“Small Business Saturday provides a great opportunity for small businesses to celebrate not only their own success but the success of other small businesses in their community too - it really is a day when everyone is encouraged to come together! Where I’m based in Melbourne, Derbyshire, there are lots of other independents including gift shops, florists, hairdressers, butchers and a shoe cobbler and wherever possible I always make sure to shop locally - not just on Small Business Saturday but all year round, it’s a conscious decision I made a number of years ago now. It’s true that some companies can grow to become a faceless brand but step into a small business and you’ll be greeted with a friendly smile and treated as an individual.”      

Andy Baxter, managing director of Internet Gardener

“Small businesses not only make up such a large part of the UK economy, they also give back so much more to the local community. Small Business Saturday is an opportune event to showcase our family business and the service and value we can offer over the big national chains, remembering that value isn’t just about price. In our local area we always try to use the local independent shops and restaurants. When a Greggs opened near our offices two years ago I thought the local companies may suffer, however they innovated and changed their offering. This is why we prefer to shop with local food outlets and shops and not chains where possible.”

Laura Hampton, marketing manager at Impression 

“It’s important to support small businesses because of the contribution they make. SMEs, broadly speaking, tend to be less risk averse and more agile in their approach, so by supporting them we provide them the springboard they need to make a real difference. Small Business Saturday is a great event for small businesses to collaborate and learn from one another. We ran a workshop a couple of years ago on the day where we shared our advice on how SMEs can grow their online presence. We also had someone from Small Business Saturday film the whole event, so it was live streamed via Twitter for additional reach.”

 Kate Wilson, founder of Oubas Knitwear

“We need to support independents who have decided to go it alone and use a skill or a flair for something in a new business venture. Small Business Saturday is a great way of getting involved in the community. I’ve posted on social media and followed the hashtag on Instagram and Twitter in previous years, which has enabled us to connect with other businesses and also learn about the support which is out there. We’ll be promoting the day again this year and will share what Small Business Saturday means to us.”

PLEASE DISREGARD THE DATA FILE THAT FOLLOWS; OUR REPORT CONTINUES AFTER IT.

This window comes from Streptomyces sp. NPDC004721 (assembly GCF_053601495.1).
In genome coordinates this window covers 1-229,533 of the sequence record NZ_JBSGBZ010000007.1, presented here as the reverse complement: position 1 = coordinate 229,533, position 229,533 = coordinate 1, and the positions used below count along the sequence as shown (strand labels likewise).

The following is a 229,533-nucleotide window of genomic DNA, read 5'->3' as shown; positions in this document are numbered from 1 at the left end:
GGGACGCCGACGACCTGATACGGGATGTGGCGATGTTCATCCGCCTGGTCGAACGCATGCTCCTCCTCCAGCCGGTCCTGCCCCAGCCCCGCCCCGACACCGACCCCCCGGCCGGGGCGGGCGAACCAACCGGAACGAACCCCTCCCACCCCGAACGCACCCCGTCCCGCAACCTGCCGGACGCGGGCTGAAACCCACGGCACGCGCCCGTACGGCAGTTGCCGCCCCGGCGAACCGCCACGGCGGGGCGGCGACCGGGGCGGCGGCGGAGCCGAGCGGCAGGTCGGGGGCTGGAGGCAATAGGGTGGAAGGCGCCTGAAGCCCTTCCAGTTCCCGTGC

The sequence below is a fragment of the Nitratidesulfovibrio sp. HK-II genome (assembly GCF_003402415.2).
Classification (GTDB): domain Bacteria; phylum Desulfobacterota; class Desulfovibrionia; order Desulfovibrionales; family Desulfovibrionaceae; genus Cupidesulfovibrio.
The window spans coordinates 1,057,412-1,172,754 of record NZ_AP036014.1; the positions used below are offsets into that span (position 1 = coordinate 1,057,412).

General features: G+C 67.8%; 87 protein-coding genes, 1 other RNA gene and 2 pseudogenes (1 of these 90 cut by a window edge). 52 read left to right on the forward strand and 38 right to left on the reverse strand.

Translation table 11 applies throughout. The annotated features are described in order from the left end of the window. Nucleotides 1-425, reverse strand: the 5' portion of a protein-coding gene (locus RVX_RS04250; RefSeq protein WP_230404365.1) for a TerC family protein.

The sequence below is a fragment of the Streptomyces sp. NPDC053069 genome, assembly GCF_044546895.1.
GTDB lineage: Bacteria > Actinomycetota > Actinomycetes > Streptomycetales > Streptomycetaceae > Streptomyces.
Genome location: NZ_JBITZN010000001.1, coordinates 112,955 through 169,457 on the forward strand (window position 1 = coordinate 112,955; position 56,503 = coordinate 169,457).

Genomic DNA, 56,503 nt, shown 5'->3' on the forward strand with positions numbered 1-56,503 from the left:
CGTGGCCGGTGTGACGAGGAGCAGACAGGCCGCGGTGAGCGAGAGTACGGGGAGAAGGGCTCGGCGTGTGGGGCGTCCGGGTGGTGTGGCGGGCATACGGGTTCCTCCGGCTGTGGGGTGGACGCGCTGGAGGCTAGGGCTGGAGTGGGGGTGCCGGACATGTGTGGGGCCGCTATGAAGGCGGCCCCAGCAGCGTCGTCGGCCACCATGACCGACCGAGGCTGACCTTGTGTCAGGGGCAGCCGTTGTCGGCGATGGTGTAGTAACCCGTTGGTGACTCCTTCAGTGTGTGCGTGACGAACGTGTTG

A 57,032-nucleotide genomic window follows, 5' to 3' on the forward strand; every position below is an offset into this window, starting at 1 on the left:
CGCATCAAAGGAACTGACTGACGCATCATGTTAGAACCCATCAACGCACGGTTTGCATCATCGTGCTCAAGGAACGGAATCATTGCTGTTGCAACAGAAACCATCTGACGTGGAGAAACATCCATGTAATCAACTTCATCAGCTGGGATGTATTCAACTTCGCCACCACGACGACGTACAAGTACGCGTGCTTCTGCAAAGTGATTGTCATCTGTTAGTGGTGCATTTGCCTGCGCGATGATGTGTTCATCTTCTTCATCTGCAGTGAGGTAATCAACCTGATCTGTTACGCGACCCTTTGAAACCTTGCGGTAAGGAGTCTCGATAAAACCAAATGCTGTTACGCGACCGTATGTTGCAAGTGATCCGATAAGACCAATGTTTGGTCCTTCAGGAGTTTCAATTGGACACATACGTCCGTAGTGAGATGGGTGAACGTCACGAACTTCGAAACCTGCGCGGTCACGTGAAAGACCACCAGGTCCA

Keira O’Mara, director of Mama Designs

“Small Business Saturday is important as it acts as a reminder to the public to support small businesses (whether locally or nationally). Supporting Mama Designssmall businesses not only boosts your local economy but it supports the economy as a whole and the difference to shopping small rather than from a big retailer can make a lot of difference to the business owners. The day gives us a chance to connect with our customers and remind them that there is a real person behind the businesses and not a big company! In the past we have run a giveaway, this year we will have a special offer. 

Lydia Amoah, founder of

“A lot of small businesses really want to make a difference locally, or even globally, so it’s important we dedicate a day to shining the spotlight on these, and show them some love. They have so much to offer - far from being a faceless brand they are passionate about what they do and will spend time giving their customers the personal approach. Any additional promotional of these companies is invaluable and I’ve seen that first-hand during my time as a business coach. Last year a client of mine had her beauty business Etieno featured in The Guardian, she said the coverage made a real difference to her company and opened up new business opportunities too. This year I’ll be filming a video on the day to highlight the greatness of small businesses and will share it on my social media channels. To other businesses getting involved my biggest tip would be to use the hashtag, it’s great for visibility and there’s a good chance we can help get it trending again this year!”

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Published on: 24th November 2017